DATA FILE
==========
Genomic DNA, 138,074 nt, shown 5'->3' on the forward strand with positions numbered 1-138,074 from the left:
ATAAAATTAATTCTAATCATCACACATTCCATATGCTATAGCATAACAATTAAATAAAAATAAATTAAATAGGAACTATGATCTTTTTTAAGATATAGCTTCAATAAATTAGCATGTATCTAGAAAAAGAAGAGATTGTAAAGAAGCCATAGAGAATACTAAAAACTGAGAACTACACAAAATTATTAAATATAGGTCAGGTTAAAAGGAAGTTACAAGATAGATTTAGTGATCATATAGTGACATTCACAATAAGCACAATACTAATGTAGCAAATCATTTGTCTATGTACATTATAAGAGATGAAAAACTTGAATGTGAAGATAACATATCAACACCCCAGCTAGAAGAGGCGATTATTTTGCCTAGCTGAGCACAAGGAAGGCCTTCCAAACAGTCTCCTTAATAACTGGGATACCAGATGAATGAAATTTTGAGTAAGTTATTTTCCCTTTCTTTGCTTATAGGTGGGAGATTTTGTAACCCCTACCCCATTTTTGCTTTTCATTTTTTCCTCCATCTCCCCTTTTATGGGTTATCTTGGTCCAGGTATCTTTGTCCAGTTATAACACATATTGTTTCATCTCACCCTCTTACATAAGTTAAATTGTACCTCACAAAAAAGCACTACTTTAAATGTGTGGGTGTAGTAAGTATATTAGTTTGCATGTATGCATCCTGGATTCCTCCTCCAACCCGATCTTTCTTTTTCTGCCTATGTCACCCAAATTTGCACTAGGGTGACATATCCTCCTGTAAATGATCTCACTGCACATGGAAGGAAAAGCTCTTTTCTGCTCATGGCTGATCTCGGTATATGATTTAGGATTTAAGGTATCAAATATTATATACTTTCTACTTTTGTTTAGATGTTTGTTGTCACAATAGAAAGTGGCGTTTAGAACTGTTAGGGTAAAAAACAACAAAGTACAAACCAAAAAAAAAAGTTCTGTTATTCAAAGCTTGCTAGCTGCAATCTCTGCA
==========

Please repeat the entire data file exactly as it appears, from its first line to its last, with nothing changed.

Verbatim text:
Genomic DNA, 138,074 nt, shown 5'->3' on the forward strand with positions numbered 1-138,074 from the left:
ATAAAATTAATTCTAATCATCACACATTCCATATGCTATAGCATAACAATTAAATAAAAATAAATTAAATAGGAACTATGATCTTTTTTAAGATATAGCTTCAATAAATTAGCATGTATCTAGAAAAAGAAGAGATTGTAAAGAAGCCATAGAGAATACTAAAAACTGAGAACTACACAAAATTATTAAATATAGGTCAGGTTAAAAGGAAGTTACAAGATAGATTTAGTGATCATATAGTGACATTCACAATAAGCACAATACTAATGTAGCAAATCATTTGTCTATGTACATTATAAGAGATGAAAAACTTGAATGTGAAGATAACATATCAACACCCCAGCTAGAAGAGGCGATTATTTTGCCTAGCTGAGCACAAGGAAGGCCTTCCAAACAGTCTCCTTAATAACTGGGATACCAGATGAATGAAATTTTGAGTAAGTTATTTTCCCTTTCTTTGCTTATAGGTGGGAGATTTTGTAACCCCTACCCCATTTTTGCTTTTCATTTTTTCCTCCATCTCCCCTTTTATGGGTTATCTTGGTCCAGGTATCTTTGTCCAGTTATAACACATATTGTTTCATCTCACCCTCTTACATAAGTTAAATTGTACCTCACAAAAAAGCACTACTTTAAATGTGTGGGTGTAGTAAGTATATTAGTTTGCATGTATGCATCCTGGATTCCTCCTCCAACCCGATCTTTCTTTTTCTGCCTATGTCACCCAAATTTGCACTAGGGTGACATATCCTCCTGTAAATGATCTCACTGCACATGGAAGGAAAAGCTCTTTTCTGCTCATGGCTGATCTCGGTATATGATTTAGGATTTAAGGTATCAAATATTATATACTTTCTACTTTTGTTTAGATGTTTGTTGTCACAATAGAAAGTGGCGTTTAGAACTGTTAGGGTAAAAAACAACAAAGTACAAACCAAAAAAAAAAGTTCTGTTATTCAAAGCTTGCTAGCTGCAATCTCTGCA